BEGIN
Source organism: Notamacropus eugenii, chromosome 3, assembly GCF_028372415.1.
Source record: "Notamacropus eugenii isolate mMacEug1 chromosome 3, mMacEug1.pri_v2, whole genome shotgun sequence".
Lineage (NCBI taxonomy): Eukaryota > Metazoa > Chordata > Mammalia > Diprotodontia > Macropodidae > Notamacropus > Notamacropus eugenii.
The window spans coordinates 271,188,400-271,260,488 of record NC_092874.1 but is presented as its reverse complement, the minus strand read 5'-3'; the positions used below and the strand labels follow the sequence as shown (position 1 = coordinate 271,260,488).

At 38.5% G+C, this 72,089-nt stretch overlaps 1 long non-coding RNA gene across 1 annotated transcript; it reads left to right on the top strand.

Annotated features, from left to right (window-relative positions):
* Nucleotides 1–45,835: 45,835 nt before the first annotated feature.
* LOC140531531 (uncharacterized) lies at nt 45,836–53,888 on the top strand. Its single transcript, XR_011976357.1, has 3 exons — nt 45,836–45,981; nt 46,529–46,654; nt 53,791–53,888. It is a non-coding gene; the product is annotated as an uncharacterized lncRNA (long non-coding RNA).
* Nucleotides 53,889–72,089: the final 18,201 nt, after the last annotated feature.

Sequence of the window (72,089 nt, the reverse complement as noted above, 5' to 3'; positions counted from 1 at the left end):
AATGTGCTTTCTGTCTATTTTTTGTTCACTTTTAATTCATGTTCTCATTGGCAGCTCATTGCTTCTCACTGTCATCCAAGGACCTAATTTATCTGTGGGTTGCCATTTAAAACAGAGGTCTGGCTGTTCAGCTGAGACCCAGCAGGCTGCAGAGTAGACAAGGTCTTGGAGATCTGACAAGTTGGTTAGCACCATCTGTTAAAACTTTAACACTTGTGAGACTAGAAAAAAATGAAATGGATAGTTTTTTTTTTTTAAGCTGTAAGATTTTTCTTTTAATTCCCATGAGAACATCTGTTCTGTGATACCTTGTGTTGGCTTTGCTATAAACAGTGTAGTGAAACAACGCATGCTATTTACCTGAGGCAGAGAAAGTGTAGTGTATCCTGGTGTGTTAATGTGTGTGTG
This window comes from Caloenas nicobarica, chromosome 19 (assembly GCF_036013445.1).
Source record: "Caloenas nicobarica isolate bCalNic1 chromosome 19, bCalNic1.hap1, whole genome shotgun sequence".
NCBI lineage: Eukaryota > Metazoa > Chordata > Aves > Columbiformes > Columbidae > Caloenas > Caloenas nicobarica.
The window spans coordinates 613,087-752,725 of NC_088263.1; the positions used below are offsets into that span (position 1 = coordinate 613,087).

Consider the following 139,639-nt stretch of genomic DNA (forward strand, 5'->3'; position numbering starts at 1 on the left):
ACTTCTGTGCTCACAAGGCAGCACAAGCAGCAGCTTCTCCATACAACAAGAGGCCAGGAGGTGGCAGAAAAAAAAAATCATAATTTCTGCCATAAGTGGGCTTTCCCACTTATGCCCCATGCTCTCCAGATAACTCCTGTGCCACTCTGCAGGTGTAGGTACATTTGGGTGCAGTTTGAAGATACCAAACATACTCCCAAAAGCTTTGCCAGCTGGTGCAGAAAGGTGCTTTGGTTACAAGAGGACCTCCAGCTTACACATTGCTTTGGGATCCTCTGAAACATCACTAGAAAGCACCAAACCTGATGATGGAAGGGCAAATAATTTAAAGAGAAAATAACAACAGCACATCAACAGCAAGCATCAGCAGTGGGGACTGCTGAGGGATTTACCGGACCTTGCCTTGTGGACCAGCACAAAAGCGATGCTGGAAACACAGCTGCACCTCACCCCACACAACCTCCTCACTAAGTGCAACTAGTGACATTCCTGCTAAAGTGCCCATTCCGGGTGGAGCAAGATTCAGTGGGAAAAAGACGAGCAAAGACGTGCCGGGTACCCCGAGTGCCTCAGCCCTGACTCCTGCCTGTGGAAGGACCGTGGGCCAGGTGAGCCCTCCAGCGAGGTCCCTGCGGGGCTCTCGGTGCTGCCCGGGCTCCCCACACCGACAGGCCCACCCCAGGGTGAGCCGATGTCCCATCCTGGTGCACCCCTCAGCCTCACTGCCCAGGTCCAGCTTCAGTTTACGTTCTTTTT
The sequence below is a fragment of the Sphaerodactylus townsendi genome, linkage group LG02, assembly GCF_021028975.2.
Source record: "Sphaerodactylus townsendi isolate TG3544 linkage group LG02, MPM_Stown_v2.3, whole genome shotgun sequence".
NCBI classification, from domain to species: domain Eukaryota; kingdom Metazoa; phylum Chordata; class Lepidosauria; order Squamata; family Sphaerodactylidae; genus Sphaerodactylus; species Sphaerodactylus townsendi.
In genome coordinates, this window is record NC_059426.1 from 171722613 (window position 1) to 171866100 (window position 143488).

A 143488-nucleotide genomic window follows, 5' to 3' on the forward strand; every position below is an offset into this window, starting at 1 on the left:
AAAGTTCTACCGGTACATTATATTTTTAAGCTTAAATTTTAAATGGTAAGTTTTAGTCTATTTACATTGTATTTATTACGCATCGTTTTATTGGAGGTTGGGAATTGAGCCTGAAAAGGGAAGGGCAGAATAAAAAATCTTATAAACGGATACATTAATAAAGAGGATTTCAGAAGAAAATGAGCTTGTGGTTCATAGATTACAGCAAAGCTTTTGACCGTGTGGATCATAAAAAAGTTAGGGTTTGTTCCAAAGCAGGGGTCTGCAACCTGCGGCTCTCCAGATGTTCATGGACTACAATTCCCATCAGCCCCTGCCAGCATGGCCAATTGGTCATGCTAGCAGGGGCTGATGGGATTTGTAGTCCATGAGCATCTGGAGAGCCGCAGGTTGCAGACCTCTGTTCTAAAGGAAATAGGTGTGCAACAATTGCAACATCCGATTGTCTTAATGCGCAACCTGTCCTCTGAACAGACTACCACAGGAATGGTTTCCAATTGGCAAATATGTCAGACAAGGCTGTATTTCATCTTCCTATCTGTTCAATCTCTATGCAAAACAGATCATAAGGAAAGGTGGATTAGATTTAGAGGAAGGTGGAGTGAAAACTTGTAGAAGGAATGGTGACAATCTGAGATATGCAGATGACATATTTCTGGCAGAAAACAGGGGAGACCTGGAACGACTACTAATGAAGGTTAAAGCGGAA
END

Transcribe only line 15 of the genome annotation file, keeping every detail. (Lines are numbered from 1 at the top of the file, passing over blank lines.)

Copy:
The window spans coordinates 613,087-752,725 of NC_088263.1; the positions used below are offsets into that span (position 1 = coordinate 613,087).